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Fitness and Photography for Fun - A blog on staying fit by hiking and doing photography by David Mendosa

North Park Landscape

September 25th, 2011 · 2 Comments

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Walden may be “the official moose viewing capital of Colorado,” but Long Draw Road is the best place to see the biggest animals that live in the lower 48. They can weigh as much as 1,600 pounds. Only Kodiak brown bears and polar bears in Alaska can be heavier and not by much.

About 110 miles northwest of my home in Boulder, Long Draw Road begins 36 miles this side of Walden. We explored the North Park area around Walden for three days, making sure to check for moose along the 13-mile road that runs to Long Draw Reservoir and on to the north side of Rocky Mountain National Park.

Sharon and I each wanted to see moose again. We had found them along Long Draw Road when we explored North Park together in August 2010. And we found them again this week. Sharon also wanted to see Greater Sage-Grouse, the largest grouse in North America. They can weigh up to seven pounds. I had seen them once before, when I visited eastern Oregon this past May. We found Greater Sage-Grouse on this trip as well.

Long Draw Road starts five miles this side of Cameron Pass, which actually marks the eastern boundary of North Park. That alpine valley sits at an elevation of between 8,000 and 9,000 feet and reminds me strongly of the San Luis Valley of Colorado, which I love and had visited less than a month earlier. North Park isn’t a park in the usual modern sense of a place set aside for human recreation and enjoyment. Instead, it is a park in the sense of a broad, fairly level valley between mountain ranges. Lots more wildlife live in North Park than people. North Park is essentially the same area as Jackson County, which has a population of about 1,600 people.

We stayed in Walden, the only incorporated town in the county, where about half of the county’s residents live. It is the only place in the county with motels and restaurants (Gould, where I stayed in 2007 on the first of my four trips to North Park, has cabins and a cafe that is only open a few days a year).

This post sets the stage for three posts to follow on the birdlife and wildlife that we found in the North Park area. The stage in this case is the landscape, a landscape so beautiful that is warrants this separate post.

The Never Summer Mountains Rise Between Long Draw Road and North Park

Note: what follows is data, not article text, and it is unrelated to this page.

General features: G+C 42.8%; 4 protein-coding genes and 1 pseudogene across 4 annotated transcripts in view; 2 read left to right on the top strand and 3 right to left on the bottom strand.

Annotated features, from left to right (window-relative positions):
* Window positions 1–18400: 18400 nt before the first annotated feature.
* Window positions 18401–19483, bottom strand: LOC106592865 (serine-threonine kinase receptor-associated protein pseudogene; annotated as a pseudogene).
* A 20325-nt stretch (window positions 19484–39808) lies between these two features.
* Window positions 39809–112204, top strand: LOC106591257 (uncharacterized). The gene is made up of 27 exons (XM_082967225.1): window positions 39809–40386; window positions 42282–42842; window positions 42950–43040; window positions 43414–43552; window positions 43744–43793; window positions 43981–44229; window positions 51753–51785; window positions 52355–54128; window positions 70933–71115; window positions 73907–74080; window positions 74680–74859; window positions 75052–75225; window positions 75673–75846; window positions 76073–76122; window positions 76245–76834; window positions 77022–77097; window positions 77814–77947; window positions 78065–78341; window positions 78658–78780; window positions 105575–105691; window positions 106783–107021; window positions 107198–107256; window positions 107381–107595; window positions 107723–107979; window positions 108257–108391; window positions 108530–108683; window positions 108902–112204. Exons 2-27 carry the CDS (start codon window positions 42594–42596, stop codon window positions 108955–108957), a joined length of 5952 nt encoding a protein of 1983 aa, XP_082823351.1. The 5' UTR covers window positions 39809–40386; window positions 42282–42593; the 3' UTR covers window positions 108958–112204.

The Never Summer Mountains Rise Between Long Draw Road and North Park

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The Medicine Bow Mountains as Seen from North Park

The Medicine Bow Mountains as Seen from North Park

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Walden Reservoir, the Town of Walden, and the Medicine Bow Mountains

Walden Reservoir, the Town of Walden, and the Medicine Bow Mountains

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Sunset over Walden Reservoir

Sunset over Walden Reservoir

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Sharon spotted four moose along the banks of the Illinois River below. Since they were visible only through her binoculars, you might have a tough time making them out in this photo. But you can imagine them.

The Illinois River Meanders Through Arapaho National Wildlife Refuge

The Illinois River Meanders Through Arapaho National Wildlife Refuge

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A highlight of the third day that Sharon and I enjoyed in the North Park area came on our way back to Boulder. At the end of Long Draw Road we hiked over the Continental Divide at La Poudre Pass, elevation 10,184, into Rocky Mountain National Park and down to the headwaters of the Colorado River. This mighty river, the seventh longest in the country, carved the Grand Canyon, one of the natural wonders of the world. But it starts as a tiny pond before it flows from here through Colorado, Utah, Arizona, Nevada, California, and Mexico until it reaches the Gulf of California after 1,450 miles.

On the north side of the pass is the headwaters of La Poudre Pass Creek, which flows into the Cache La Poudre River, which in turn flows into the South Platte River and then into the Platte River, which is a major tributary of the Missouri River. These waters then flow into the Mississippi River, which is America’s longest river, and finally into the Gulf of Mexico.

The powerful Colorado River starts at this placid pond. Like all great things, it starts small. And it starts right here.

Hiking Through the Marsh, I Reach the Headwaters of the Colorado River

Hiking Through the Marsh, I Reach the Headwaters of the Colorado River

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2 responses so far ↓

  • 1 Herb Fawcett // Oct 2, 2011 at 10:10 pm

    Is this the same Illinois River that meets the Rogue just before Gold Beach in Oregon? What a great spot that is!
    Herb

  • 2 David Mendosa // Oct 3, 2011 at 9:20 am

    Dear Herb,

    Actually, this is a different Illinois River. It’s east of the Continental Divide and flows into the North Platte and onward to the Mississippi and then into the Gulf of Mexico.

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